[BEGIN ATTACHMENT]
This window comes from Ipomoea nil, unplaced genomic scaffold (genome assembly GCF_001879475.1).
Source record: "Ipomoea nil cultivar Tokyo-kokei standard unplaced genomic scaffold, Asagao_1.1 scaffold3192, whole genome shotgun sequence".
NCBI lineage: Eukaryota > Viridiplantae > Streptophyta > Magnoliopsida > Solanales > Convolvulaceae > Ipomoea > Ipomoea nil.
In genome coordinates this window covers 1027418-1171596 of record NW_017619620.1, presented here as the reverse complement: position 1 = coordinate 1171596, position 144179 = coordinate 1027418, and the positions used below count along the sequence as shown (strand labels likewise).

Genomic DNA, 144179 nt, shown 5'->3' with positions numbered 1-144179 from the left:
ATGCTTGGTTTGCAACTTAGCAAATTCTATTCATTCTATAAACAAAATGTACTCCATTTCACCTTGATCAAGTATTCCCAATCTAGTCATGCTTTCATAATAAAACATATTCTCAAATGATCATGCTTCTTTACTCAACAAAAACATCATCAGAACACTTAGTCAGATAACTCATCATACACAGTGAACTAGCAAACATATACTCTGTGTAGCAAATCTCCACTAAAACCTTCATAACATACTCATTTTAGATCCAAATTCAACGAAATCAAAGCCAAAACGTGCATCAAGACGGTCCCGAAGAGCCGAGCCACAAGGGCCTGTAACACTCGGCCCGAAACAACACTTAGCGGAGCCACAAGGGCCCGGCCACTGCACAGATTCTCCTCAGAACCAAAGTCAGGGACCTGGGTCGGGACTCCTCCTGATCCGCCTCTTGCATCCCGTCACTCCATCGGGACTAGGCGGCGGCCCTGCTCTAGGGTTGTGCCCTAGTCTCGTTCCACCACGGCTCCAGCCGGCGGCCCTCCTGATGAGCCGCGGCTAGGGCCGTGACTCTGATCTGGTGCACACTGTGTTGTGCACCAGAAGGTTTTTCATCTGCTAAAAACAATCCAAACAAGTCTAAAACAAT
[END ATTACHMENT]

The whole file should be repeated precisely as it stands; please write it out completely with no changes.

This window comes from Ipomoea nil, unplaced genomic scaffold (genome assembly GCF_001879475.1).
Source record: "Ipomoea nil cultivar Tokyo-kokei standard unplaced genomic scaffold, Asagao_1.1 scaffold3192, whole genome shotgun sequence".
NCBI lineage: Eukaryota > Viridiplantae > Streptophyta > Magnoliopsida > Solanales > Convolvulaceae > Ipomoea > Ipomoea nil.
In genome coordinates this window covers 1027418-1171596 of record NW_017619620.1, presented here as the reverse complement: position 1 = coordinate 1171596, position 144179 = coordinate 1027418, and the positions used below count along the sequence as shown (strand labels likewise).

Genomic DNA, 144179 nt, shown 5'->3' with positions numbered 1-144179 from the left:
ATGCTTGGTTTGCAACTTAGCAAATTCTATTCATTCTATAAACAAAATGTACTCCATTTCACCTTGATCAAGTATTCCCAATCTAGTCATGCTTTCATAATAAAACATATTCTCAAATGATCATGCTTCTTTACTCAACAAAAACATCATCAGAACACTTAGTCAGATAACTCATCATACACAGTGAACTAGCAAACATATACTCTGTGTAGCAAATCTCCACTAAAACCTTCATAACATACTCATTTTAGATCCAAATTCAACGAAATCAAAGCCAAAACGTGCATCAAGACGGTCCCGAAGAGCCGAGCCACAAGGGCCTGTAACACTCGGCCCGAAACAACACTTAGCGGAGCCACAAGGGCCCGGCCACTGCACAGATTCTCCTCAGAACCAAAGTCAGGGACCTGGGTCGGGACTCCTCCTGATCCGCCTCTTGCATCCCGTCACTCCATCGGGACTAGGCGGCGGCCCTGCTCTAGGGTTGTGCCCTAGTCTCGTTCCACCACGGCTCCAGCCGGCGGCCCTCCTGATGAGCCGCGGCTAGGGCCGTGACTCTGATCTGGTGCACACTGTGTTGTGCACCAGAAGGTTTTTCATCTGCTAAAAACAATCCAAACAAGTCTAAAACAAT